We can all relate to having that one relative you just can’t stand but love unconditionally. The titular enfant terrible of Our Idiot Brother, the latest in a spate of R-rated summer comedies, is just that guy.

This film boasts your dream indie cast, lead by Paul Rudd as the dopey Ned, always grinning ear-to-ear even when the sun doesn’t shine. Zooey Deschanel, Emily Mortimer, Elizabeth Banks, Steve Coogan, Rashida Jones and probably a bunch of other people I can’t remember populate this Apatow-lite dramedy. All of them bring a certain degree of charm to the table of what is basically an onscreen dinner party of clashing personalities.

There’s Liz (Mortimer), a housewife and mother who wears shirts made of flax and insists on wholesome family values. Natalie (Deschanel) is a fair-weather bisexual and struggling comedian whose biggest fan is her girlfriend Cindy (Jones). And Miranda (Banks), the harpiest of all, is a writer for Vanity Fair who keeps her downstairs neighbor (Adam Scott) pussy-whipped to do her bidding. Ned enters like, oh, a bull in a china shop.

Paul Rudd plays the daffy-dumb Ned, a free-spirited dude — no doubt with traces of homage to The Dude — arrested for selling the wacky weed to a police offer. He’s an effusive and earnest guy — you can tell by the Crocs he so unpretentiously dons — and his earnestness proves to be his Achilles heel when, after he’s released from prison and shacks up with the fam, he gets into a lot of trouble with his three shrewy yet lovable sisters (Mortimer, Banks and Deschanel, if you hadn’t guessed).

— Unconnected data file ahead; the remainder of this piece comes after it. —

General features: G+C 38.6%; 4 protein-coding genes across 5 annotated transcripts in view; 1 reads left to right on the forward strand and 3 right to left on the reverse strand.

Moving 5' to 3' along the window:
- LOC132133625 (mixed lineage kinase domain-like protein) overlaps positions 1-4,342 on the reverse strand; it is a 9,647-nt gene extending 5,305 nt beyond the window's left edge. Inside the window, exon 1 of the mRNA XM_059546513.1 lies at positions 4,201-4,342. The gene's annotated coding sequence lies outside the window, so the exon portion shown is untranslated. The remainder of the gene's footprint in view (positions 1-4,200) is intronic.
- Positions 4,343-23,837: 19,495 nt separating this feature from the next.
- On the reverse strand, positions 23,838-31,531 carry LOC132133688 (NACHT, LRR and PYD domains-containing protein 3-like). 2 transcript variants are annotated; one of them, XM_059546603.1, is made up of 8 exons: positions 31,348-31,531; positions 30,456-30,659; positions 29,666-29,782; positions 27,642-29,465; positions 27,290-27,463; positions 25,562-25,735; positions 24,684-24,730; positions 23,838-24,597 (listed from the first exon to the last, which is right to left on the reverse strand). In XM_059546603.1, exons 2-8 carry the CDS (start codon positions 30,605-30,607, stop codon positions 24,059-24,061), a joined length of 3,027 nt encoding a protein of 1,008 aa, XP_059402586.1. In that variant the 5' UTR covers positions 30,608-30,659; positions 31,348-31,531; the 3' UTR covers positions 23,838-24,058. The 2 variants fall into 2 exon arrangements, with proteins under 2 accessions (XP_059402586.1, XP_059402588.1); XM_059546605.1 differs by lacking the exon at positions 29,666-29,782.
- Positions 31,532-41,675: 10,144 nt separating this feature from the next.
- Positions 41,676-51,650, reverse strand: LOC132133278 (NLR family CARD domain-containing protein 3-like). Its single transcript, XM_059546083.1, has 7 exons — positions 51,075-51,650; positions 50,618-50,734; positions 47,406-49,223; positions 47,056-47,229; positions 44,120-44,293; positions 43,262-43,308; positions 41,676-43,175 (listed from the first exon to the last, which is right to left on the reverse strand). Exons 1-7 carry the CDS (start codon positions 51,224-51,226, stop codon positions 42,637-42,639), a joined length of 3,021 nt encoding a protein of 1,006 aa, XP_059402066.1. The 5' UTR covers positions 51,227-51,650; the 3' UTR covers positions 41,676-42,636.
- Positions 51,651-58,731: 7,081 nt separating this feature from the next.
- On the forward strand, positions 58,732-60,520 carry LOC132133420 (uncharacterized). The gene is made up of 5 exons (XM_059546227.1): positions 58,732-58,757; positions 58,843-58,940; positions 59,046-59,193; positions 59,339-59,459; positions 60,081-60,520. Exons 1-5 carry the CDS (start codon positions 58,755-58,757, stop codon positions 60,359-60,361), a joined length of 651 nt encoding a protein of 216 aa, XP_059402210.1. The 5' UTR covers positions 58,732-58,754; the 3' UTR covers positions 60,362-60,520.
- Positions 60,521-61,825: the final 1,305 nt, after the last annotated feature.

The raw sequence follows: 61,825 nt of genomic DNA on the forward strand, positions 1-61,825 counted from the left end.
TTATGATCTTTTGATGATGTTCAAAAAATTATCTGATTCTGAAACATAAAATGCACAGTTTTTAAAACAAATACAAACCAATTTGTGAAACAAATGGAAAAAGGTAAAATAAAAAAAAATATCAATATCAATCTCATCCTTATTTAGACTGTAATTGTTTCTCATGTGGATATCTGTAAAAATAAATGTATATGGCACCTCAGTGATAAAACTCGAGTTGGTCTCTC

In making a film that’s ensemble cast and character driven, director Jesse Peretz and writers David Schisgall and Evgenia Peretz (interestingly, a Vanity Fair contributing editor herself) seem to be channeling the likes of writer/director Nicole Holofcener (Lovely and Amazing, Please Give) or a cheerier Woody Allen.

Though the characters, especially Ned and his sisters, have a whole host of flaws and neuroses, we can’t help but love them all the same. The performances are all sweet and understated, a welcome relief from a seriously unsubtle summer of adult comedies.

Steve Coogan, as usual, plays a smarmy slimebag with the perfect anatomical mix of asshole and head-case. The biggest surprise is Deschanel, who seems to have shed her tweeness once and for all (though she has kept the vintage dress). And Rudd, as always, reaffirms his status as an impossible-not-to-like leading presence.

In spite of all the hard work here, the plot is spare and the scenarios offer only a modest smattering of laughs. But the film manages to stay totally hip without trying too hard, like in its portrayal of Natalie’s complicated sexuality or Dylan’s (Coogan) insistence that America is a country “obsessed with screens.”

And yet it’s hard to rave about this film when everything really is so likable. Our Idiot Brother brings to mind that person you know who is just too nice. You wish they were just a little more cynical, and you kind of want to slap them.

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